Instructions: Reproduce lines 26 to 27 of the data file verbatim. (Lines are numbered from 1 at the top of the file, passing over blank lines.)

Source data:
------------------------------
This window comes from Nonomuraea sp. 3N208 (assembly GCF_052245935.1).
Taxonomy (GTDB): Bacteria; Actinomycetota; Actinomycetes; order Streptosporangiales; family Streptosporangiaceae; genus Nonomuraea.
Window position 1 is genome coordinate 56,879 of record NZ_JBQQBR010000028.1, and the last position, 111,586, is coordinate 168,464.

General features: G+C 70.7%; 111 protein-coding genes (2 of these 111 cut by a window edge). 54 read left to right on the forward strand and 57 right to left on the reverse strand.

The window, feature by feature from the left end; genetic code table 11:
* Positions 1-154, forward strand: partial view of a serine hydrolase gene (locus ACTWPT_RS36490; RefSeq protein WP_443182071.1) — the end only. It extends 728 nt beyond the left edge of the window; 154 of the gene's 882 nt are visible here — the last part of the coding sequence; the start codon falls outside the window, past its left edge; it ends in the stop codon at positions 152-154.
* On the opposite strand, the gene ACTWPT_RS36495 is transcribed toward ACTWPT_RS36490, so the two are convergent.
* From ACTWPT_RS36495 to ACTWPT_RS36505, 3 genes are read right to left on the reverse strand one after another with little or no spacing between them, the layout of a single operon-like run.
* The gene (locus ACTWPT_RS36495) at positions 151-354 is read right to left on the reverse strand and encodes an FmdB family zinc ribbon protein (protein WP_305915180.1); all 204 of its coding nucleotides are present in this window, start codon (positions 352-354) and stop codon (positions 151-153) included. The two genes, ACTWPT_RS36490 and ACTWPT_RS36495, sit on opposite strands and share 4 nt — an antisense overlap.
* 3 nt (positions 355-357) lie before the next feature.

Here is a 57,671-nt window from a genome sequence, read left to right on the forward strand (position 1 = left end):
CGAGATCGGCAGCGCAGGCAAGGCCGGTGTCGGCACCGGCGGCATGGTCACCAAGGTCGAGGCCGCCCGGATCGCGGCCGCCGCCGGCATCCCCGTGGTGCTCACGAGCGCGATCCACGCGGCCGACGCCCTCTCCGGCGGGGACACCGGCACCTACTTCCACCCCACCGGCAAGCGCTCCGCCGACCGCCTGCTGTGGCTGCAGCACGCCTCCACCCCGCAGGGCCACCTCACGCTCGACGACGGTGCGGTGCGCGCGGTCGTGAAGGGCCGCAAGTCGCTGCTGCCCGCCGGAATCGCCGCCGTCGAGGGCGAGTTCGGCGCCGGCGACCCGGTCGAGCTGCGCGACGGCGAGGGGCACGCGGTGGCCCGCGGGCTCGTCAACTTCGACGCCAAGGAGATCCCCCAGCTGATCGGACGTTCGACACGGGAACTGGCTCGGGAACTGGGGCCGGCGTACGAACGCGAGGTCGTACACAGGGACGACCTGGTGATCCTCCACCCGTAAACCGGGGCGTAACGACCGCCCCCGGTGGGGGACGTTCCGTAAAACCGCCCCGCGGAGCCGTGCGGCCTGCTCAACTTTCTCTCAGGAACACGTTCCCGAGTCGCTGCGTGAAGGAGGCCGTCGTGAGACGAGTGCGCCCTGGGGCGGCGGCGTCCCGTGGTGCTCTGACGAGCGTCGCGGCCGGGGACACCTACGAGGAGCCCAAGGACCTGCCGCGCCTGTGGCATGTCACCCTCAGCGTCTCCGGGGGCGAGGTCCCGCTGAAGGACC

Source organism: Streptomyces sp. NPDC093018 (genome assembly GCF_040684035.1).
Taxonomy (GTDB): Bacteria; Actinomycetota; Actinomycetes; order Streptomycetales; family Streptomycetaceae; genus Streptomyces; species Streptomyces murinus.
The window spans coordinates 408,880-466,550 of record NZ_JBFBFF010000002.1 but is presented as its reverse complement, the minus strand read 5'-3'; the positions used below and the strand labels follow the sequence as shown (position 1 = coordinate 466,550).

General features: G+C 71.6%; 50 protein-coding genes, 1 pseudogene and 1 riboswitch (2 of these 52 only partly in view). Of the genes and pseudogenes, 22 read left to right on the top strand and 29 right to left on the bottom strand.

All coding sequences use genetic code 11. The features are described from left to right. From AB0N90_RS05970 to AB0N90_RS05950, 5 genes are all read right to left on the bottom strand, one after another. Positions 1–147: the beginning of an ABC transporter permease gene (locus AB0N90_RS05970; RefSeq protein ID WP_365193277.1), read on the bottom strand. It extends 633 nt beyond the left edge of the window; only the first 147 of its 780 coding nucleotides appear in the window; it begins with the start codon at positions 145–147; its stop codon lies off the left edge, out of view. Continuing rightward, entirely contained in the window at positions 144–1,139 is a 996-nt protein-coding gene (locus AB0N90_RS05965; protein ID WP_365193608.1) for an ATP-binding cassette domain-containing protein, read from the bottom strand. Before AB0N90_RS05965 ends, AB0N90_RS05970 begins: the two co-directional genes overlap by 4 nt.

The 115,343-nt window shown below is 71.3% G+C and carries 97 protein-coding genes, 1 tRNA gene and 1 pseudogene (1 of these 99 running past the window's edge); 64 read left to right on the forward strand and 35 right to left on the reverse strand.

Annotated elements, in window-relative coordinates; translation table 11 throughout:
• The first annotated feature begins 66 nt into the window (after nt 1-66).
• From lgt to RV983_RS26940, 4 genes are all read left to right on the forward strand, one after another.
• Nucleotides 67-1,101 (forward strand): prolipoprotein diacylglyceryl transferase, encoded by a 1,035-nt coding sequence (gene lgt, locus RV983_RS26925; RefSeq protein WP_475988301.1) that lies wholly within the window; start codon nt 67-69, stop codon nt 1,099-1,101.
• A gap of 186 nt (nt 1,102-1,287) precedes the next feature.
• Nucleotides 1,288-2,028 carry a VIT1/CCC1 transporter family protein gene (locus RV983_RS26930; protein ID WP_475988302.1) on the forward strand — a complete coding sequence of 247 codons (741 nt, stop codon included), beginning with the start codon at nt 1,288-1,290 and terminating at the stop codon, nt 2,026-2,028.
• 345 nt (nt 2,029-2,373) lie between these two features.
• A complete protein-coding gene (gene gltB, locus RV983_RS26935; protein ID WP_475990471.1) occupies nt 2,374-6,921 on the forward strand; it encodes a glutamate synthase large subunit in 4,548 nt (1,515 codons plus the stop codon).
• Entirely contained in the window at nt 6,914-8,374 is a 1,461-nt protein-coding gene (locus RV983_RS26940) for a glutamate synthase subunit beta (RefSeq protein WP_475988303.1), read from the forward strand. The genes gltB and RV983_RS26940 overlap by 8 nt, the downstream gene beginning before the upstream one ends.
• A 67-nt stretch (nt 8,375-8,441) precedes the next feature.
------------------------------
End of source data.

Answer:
• A complete protein-coding gene (gene gltB, locus RV983_RS26935; protein ID WP_475990471.1) occupies nt 2,374-6,921 on the forward strand; it encodes a glutamate synthase large subunit in 4,548 nt (1,515 codons plus the stop codon).
• Entirely contained in the window at nt 6,914-8,374 is a 1,461-nt protein-coding gene (locus RV983_RS26940) for a glutamate synthase subunit beta (RefSeq protein WP_475988303.1), read from the forward strand. The genes gltB and RV983_RS26940 overlap by 8 nt, the downstream gene beginning before the upstream one ends.